After more than 23 years of Federal government service, I came to Drinker Biddle in 1996 as a lateral partner from a boutique DC firm to help establish a national Drinker intellectual property practice. I was recruited by three great Drinker standard bearers: Dick Jones, Vern Stanton and Jack Pettit. The challenge of creating a new practice group combined with Drinker’s illustrious history, devotion to client service, excellent lawyers, and commitment to the highest standards of professional performance were quite attractive to me. During my seventeen years at the firm, I have not regretted my decision.
My current practice has three components: first, a copyright law practice sprinkled with associated trademark, rights of publicity and privacy; second, governmental affairs work in the areas of copyright, patent and civil justice reform; and, third, a healthy dose of pro bono charitable and educational work. I have always been very interested in issues that merge science and the humanities. Working at the vortex of law and technology is a dream come true. I was raised under the guiding hand of a law professor father who taught me (and many others) that law practitioners should not be deterred from pursuing, beyond their representation, charitable and political endeavors to improve the administration of justice.
I am a former Peace Corps Volunteer in the Ivory Coast (1969-71), where I first lived in a rural village without either electricity or running water and thereafter moved to a small town where I worked for the Ministry of Rural Construction as a surveyor and construction supervisor. I became adept at architectural designs, septic tank and sports field construction. I also perfected my ability to speak French and met my wife. After graduation from the University of Wisconsin (UW) Law School, I clerked for a federal district judge and became a Fulbright Scholar, studying French administrative law. My first job in the Nation’s Capital was in the U.S. Department of Justice’s Honors Program, where on my first work day I was assigned to the Presidential Clemency Program in the Ford White House. Thereafter, I served as an appellate lawyer in the Department’s Criminal Division, became Counsel to the Committee on the Judiciary (under Chairman Peter W. Rodino), and worked as Deputy Government Affairs Officer for the Administrative Office of the U.S. Courts (under Chief Justice Warren E. Burger, who at the time chaired the Judicial Conference of the United States).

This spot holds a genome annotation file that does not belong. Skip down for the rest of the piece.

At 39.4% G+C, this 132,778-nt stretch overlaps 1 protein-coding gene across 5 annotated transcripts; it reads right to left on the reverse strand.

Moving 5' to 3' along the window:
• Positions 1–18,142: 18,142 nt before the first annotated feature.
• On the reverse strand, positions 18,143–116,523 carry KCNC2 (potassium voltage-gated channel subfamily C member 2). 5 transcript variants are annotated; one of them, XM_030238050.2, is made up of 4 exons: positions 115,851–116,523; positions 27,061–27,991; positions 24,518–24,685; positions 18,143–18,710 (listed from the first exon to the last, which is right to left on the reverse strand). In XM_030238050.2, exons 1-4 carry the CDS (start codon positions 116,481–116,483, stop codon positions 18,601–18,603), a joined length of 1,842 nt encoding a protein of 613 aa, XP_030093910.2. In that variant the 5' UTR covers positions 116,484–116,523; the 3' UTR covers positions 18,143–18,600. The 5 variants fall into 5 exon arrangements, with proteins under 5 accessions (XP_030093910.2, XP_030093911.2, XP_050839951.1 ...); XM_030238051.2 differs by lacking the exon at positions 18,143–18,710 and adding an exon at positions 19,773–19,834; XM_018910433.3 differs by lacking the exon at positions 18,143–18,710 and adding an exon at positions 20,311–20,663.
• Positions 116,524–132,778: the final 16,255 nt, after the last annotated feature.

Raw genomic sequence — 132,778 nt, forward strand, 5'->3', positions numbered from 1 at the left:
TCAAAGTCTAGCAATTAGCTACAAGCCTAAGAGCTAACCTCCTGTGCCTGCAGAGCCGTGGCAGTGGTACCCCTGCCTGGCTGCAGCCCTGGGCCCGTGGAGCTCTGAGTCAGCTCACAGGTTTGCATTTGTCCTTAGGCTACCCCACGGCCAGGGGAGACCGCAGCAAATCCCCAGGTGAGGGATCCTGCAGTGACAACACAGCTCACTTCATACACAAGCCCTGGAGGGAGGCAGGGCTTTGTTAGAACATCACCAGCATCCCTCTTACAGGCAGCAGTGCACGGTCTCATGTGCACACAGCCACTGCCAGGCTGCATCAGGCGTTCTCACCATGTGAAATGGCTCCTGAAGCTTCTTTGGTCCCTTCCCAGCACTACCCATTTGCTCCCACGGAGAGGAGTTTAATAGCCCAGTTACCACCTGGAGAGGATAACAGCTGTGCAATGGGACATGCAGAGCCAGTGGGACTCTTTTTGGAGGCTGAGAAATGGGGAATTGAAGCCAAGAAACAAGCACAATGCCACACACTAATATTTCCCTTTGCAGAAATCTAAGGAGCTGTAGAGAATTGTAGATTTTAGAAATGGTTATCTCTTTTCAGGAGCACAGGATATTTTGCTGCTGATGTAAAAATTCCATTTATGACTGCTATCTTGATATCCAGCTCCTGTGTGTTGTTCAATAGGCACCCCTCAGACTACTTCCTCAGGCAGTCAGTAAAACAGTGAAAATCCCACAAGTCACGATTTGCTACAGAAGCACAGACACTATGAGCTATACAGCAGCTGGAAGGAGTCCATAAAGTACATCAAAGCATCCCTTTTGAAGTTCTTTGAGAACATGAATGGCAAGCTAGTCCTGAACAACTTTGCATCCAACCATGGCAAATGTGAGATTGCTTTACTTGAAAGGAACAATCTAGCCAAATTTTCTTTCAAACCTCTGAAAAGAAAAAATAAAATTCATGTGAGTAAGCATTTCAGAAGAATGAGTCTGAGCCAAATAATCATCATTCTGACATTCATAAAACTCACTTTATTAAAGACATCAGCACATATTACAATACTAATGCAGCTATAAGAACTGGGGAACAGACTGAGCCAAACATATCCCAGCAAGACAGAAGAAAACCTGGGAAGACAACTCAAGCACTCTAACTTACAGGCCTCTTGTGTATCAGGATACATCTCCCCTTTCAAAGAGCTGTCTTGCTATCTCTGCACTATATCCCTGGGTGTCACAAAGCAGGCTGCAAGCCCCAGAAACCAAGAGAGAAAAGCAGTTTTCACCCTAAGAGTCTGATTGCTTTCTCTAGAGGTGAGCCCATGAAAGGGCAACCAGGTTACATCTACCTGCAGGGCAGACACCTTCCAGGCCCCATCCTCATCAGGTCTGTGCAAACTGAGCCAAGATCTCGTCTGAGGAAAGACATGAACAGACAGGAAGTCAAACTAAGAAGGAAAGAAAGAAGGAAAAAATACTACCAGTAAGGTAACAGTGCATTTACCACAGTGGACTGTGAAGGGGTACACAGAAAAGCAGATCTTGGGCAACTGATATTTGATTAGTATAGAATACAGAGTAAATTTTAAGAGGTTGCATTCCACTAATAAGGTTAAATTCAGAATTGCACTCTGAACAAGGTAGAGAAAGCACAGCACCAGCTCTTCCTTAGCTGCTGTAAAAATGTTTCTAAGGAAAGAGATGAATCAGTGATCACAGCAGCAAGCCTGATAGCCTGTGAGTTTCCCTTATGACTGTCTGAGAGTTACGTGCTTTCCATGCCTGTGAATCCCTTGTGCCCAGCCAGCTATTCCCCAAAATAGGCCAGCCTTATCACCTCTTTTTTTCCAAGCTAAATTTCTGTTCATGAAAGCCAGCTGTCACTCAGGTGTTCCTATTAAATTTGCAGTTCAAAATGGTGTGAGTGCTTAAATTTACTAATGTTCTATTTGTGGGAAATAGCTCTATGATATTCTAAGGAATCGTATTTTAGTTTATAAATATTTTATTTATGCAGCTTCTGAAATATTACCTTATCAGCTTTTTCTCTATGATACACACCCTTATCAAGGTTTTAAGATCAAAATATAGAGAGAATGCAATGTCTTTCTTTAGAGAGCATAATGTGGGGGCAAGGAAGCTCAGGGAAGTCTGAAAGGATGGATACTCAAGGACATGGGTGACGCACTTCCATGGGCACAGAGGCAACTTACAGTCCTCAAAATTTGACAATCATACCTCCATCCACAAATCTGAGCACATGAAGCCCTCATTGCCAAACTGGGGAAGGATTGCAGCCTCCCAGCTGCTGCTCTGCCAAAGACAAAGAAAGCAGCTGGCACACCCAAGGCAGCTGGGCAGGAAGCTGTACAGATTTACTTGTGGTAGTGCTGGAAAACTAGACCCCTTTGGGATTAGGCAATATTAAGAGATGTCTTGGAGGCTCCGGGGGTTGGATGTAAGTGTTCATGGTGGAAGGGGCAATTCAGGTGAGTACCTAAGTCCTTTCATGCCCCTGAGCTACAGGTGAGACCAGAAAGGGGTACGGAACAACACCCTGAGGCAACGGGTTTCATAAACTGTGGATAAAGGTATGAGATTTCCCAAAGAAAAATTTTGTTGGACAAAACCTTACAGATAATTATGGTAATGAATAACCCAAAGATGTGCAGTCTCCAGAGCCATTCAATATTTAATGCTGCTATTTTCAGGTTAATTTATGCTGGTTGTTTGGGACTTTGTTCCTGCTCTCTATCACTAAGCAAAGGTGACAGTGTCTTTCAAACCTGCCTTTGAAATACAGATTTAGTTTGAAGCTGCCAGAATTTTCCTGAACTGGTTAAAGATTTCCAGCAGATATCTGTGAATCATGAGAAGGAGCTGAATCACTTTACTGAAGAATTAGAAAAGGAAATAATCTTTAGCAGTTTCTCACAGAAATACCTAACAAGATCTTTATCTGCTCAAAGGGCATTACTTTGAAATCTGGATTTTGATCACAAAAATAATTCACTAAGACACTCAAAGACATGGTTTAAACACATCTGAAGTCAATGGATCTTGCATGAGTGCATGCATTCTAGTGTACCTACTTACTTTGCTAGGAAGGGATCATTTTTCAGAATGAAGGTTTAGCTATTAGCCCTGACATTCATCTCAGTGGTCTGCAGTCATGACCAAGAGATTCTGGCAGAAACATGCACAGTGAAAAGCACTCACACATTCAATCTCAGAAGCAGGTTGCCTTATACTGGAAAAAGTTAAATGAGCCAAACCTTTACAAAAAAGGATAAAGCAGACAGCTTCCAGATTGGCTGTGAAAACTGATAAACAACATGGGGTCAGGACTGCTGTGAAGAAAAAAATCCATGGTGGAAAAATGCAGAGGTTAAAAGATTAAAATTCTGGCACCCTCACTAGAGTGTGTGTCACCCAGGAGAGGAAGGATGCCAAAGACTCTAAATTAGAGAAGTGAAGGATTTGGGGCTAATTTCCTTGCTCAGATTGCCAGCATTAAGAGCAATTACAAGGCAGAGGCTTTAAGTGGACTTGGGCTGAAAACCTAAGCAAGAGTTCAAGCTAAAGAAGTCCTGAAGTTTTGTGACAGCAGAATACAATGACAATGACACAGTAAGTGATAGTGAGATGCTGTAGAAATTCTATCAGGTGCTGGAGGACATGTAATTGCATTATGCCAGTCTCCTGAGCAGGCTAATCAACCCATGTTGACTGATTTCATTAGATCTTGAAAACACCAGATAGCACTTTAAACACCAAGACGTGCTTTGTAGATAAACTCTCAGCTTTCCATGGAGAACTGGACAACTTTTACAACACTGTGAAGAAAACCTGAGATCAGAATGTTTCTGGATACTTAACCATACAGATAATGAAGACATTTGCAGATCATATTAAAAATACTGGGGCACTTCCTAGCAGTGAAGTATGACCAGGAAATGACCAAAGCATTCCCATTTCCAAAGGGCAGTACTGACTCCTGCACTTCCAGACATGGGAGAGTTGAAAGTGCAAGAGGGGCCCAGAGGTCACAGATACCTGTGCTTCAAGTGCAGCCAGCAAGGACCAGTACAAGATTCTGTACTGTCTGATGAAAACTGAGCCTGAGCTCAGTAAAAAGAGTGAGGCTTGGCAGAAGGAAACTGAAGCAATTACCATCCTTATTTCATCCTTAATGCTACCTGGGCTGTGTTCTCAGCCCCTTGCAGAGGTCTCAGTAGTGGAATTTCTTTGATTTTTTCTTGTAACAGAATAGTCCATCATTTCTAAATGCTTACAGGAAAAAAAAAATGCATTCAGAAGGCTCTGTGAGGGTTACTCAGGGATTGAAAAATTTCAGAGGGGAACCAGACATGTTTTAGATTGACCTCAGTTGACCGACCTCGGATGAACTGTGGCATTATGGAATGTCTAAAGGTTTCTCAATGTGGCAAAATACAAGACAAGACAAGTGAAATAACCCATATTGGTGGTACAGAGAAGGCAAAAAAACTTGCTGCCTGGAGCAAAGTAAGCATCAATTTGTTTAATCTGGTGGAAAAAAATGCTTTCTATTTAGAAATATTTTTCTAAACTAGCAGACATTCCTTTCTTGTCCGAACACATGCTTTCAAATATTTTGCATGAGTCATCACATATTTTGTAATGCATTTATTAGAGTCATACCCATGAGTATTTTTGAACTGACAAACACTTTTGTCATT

In 1982, the door opened for my life as an intellectual property lawyer when I was named Chief Counsel of the House Judiciary Committee’s Subcommittee on Courts, Intellectual Property, and the Administration of Justice by Chairman Bob Kastenmeier, one of the great IP legislators of all time. My decade of work for the Judiciary Committee introduced me to copyrights, patents, trademarks and privacy. I also served as House counsel for the impeachment and removal from office of a Federal district judge.
My most unusual representation occurred in 1981 while I was a public servant in the federal judicial branch. I was asked to represent pro bono a Wisconsin family mired in the international process of adopting an orphan girl from one of Mother Teresa’s orphanages in India. An Indian court had already approved the adoption. However, a state social worker refused to clear with federal immigration authorities the issuance of a visa, opining that after the child – born with a club foot – arrived in Wisconsin she likely would become a ward of the State. Mother Teresa’s representatives thought that I would be an ideal advocate because I was from Wisconsin and my wife and I had already adopted two orphans from Mother Teresa. With ethics clearance to work on resolving the matter short of litigation, a public relations strategy was pursued. Mother Teresa was in Milwaukee to receive the Pere Marquette Discovery Award, and raised the problem with the editorial boards of the Milwaukee newspapers. After the publication of an editorial, the roadblock was removed, a visa issued, and upon arrival, the girl was greeted by her new parents, in the presence of their town’s mayor and the high school marching band.
So far, I have not represented any other saints but I have represented some mighty fine clients, among them, Broadcast Music, Inc. (the world’s largest performing rights (musical works) society)), the Wisconsin Alumni Research Foundation (an internationally recognized non-profit patent licensing organization for inventions and discoveries at UW - Madison), and the U.S. Chamber’s Institute for Legal Reform. Over the years, these clients (and others) have benefitted from contributions of a strong team of Drinker partners, associates, paralegals and administrative staff.
Drinker is a different firm than the one that I joined in 1996. The legal and economic marketplace is in a constant state of flux and Drinker has changed with the times. One thing is constant; the firm still strives for the highest standards of client service and service to the community. Drinker is a better place. As in any business enterprise, individuals come and go but I am proud to be part of this firm that recognizes the importance of maintaining relationships with all of our alumni and that remains dedicated to fostering and growing these relationships.